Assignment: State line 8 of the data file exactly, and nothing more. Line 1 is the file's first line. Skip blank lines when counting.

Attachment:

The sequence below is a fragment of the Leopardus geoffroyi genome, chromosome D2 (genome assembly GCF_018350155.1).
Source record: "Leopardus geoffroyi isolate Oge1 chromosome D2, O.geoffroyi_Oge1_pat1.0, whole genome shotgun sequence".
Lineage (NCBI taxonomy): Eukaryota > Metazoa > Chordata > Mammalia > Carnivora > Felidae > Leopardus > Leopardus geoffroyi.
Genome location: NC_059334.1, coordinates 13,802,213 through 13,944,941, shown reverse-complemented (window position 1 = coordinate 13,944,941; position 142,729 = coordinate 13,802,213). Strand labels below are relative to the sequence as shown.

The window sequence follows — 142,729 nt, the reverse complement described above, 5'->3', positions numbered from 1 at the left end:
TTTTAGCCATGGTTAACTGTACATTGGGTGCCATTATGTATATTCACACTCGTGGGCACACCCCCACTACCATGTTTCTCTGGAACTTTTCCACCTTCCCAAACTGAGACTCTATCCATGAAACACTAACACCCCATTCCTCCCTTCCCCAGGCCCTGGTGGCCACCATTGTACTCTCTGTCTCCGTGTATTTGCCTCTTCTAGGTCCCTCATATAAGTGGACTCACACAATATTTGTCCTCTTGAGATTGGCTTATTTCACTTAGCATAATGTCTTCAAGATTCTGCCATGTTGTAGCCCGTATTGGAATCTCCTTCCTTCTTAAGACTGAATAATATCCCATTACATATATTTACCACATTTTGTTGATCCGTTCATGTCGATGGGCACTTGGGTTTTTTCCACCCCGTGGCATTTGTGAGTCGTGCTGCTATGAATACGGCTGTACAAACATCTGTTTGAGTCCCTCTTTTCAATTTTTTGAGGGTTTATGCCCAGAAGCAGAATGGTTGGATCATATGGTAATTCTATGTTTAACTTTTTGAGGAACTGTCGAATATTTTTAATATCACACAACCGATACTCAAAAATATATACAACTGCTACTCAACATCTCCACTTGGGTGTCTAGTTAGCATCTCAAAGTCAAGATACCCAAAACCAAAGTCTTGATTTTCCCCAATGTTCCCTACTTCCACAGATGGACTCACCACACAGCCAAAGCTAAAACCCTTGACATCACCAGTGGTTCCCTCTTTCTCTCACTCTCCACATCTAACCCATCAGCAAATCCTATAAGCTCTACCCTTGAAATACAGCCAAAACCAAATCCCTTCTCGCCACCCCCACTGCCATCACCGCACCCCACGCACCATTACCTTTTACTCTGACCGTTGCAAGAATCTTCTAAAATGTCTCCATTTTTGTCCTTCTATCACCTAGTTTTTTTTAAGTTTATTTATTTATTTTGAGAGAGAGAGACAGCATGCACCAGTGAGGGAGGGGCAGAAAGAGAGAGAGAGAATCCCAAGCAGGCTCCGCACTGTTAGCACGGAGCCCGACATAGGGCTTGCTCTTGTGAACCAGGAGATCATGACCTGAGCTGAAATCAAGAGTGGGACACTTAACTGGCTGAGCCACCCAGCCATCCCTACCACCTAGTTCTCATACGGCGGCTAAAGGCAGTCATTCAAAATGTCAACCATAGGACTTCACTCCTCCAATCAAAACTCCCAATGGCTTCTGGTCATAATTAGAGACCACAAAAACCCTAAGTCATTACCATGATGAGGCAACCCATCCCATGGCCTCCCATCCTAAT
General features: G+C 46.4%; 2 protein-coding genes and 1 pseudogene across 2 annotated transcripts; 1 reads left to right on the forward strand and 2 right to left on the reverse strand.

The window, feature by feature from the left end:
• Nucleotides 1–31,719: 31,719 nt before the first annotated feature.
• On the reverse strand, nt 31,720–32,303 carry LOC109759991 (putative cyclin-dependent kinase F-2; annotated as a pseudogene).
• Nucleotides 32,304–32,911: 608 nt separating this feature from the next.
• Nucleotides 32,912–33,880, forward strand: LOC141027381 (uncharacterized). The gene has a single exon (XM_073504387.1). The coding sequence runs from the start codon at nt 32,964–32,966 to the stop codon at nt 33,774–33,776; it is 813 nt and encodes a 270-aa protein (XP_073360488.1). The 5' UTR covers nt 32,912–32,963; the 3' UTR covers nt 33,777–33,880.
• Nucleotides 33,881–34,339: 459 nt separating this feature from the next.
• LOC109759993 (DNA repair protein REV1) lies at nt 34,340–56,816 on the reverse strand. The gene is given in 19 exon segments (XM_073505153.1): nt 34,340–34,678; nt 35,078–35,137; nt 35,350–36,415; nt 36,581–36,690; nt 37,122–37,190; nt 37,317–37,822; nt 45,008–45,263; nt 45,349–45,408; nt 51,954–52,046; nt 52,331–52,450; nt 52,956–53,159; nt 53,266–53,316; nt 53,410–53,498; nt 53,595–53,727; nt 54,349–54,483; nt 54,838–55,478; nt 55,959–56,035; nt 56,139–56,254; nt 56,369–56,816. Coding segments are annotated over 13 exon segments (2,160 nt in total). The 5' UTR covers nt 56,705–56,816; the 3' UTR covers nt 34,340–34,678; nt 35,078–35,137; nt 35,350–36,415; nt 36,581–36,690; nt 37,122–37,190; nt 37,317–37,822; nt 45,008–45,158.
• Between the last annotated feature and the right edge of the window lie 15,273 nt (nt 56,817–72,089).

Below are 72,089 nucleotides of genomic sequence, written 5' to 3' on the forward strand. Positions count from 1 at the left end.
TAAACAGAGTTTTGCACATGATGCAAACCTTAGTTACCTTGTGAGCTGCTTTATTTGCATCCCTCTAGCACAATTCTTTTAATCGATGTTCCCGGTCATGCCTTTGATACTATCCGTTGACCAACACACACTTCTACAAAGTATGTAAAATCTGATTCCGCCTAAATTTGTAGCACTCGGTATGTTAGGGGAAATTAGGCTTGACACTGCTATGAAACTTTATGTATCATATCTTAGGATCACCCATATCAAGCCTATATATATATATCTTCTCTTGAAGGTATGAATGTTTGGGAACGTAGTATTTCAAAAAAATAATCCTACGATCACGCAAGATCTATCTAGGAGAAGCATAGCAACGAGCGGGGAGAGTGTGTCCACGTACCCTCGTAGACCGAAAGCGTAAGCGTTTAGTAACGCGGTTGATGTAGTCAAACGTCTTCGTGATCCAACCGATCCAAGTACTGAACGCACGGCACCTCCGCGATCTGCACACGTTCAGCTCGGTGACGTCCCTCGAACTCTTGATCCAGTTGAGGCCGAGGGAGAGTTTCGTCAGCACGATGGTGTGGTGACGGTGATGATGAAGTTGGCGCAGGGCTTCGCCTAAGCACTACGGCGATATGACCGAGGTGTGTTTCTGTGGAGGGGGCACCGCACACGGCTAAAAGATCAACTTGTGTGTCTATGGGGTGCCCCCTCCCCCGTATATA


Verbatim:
The window, feature by feature from the left end: